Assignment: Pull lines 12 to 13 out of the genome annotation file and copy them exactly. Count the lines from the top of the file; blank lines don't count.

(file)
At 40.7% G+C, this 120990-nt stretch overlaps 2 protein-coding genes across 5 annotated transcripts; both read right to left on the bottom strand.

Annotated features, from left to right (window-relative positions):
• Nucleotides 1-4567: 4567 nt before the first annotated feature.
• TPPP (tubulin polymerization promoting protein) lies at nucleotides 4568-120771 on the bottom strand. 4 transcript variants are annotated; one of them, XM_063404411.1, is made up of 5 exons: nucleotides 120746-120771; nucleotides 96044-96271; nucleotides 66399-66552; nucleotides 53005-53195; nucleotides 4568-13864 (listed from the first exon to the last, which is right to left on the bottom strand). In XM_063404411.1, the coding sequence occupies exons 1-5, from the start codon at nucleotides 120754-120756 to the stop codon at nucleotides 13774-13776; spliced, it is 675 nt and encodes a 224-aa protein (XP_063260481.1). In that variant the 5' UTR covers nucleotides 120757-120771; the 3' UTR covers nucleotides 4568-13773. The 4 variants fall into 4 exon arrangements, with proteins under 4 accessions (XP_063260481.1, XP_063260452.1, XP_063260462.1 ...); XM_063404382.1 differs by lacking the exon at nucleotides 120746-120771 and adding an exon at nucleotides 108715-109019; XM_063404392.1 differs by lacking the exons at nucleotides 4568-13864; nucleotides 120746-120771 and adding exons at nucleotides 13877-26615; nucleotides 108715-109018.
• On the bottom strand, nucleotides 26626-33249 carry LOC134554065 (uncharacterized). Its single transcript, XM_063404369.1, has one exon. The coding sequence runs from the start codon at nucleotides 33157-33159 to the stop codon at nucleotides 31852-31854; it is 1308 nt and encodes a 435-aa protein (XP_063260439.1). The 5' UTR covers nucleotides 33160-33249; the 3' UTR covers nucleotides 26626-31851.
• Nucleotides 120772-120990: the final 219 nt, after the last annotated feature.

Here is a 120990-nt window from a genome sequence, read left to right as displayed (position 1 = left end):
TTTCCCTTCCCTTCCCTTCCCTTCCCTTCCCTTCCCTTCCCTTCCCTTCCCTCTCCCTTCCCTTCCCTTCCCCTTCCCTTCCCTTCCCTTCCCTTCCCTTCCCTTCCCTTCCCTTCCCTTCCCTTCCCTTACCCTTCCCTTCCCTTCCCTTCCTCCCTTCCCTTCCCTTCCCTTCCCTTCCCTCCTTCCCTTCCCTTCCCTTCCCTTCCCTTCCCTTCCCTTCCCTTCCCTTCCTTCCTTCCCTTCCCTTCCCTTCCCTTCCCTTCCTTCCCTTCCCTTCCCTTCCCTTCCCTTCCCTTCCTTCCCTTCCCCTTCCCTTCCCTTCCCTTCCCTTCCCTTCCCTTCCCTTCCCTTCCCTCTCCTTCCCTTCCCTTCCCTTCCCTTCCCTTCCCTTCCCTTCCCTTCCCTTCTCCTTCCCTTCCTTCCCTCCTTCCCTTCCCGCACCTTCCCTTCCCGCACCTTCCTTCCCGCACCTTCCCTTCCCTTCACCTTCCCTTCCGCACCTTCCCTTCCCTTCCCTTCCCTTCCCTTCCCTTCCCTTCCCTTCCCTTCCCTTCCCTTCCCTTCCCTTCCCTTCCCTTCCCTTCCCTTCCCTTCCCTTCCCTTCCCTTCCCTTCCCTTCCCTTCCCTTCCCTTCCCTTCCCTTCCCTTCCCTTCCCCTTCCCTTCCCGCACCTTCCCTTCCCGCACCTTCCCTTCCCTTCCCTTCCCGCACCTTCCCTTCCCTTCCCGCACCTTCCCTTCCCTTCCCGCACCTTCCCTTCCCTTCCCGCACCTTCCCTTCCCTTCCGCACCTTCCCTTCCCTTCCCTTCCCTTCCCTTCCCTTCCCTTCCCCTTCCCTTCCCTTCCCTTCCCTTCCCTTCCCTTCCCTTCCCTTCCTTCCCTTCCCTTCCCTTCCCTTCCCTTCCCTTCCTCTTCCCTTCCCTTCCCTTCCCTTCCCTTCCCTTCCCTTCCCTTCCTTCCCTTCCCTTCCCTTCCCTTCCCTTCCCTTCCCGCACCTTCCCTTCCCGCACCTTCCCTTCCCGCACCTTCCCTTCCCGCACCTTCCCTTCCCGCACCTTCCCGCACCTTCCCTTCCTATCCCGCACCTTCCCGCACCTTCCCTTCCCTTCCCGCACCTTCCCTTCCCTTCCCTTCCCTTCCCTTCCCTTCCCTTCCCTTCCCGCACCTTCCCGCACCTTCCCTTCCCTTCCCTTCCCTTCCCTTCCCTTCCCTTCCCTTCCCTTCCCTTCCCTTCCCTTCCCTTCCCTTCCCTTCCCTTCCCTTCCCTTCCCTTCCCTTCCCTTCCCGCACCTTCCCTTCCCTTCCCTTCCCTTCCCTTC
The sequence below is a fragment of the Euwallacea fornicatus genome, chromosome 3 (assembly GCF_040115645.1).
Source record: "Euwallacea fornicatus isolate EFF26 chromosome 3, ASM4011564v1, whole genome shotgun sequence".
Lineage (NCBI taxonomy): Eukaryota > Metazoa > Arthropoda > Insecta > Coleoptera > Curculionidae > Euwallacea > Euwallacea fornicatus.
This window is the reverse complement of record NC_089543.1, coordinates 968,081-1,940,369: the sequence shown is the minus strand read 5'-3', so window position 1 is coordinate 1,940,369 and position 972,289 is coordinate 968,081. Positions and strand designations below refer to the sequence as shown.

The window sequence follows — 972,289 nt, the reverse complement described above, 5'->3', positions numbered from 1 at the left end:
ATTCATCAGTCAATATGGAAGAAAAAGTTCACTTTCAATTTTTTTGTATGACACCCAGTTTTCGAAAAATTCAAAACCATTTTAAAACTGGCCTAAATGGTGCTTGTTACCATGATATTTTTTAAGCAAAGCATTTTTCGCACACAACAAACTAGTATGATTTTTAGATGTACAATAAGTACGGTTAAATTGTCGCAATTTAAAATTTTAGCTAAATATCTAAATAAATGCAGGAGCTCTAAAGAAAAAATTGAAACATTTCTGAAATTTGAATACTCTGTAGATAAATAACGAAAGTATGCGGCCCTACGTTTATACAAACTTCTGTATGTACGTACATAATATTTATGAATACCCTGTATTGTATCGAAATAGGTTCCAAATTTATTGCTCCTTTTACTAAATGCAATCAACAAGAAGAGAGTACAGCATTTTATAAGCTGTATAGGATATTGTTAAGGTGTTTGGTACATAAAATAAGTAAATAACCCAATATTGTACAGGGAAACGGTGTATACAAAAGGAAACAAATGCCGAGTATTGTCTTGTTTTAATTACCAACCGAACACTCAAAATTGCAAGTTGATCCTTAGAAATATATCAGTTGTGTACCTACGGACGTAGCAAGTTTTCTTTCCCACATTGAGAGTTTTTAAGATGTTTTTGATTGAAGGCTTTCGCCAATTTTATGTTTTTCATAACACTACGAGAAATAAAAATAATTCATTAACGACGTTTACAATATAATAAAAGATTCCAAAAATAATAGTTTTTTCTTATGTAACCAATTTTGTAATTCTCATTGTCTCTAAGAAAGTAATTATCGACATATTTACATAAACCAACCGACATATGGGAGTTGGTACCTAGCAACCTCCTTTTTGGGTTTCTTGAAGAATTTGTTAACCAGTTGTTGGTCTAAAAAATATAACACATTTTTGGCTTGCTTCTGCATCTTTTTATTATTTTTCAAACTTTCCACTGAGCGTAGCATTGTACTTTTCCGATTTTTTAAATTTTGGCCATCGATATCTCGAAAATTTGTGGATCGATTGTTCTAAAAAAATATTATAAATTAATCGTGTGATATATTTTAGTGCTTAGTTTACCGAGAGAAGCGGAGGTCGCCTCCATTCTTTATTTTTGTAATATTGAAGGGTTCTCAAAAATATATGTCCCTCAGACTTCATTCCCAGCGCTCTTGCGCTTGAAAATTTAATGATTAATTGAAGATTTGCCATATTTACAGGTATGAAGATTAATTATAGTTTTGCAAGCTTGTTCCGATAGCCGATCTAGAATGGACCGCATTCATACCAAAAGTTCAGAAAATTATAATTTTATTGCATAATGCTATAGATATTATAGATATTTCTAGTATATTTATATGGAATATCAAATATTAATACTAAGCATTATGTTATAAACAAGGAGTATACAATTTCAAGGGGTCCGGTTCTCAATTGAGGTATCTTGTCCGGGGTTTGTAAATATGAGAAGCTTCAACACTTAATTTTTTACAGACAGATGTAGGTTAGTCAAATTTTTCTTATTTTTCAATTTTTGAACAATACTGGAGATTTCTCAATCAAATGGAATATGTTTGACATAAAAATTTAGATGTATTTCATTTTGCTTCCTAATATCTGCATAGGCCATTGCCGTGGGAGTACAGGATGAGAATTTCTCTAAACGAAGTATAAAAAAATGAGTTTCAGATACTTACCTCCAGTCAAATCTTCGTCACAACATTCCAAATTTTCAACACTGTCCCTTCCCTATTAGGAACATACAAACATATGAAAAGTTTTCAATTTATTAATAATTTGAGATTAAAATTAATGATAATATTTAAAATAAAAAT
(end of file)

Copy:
This window is the reverse complement of record NC_089543.1, coordinates 968,081-1,940,369: the sequence shown is the minus strand read 5'-3', so window position 1 is coordinate 1,940,369 and position 972,289 is coordinate 968,081. Positions and strand designations below refer to the sequence as shown.

The window sequence follows — 972,289 nt, the reverse complement described above, 5'->3', positions numbered from 1 at the left end: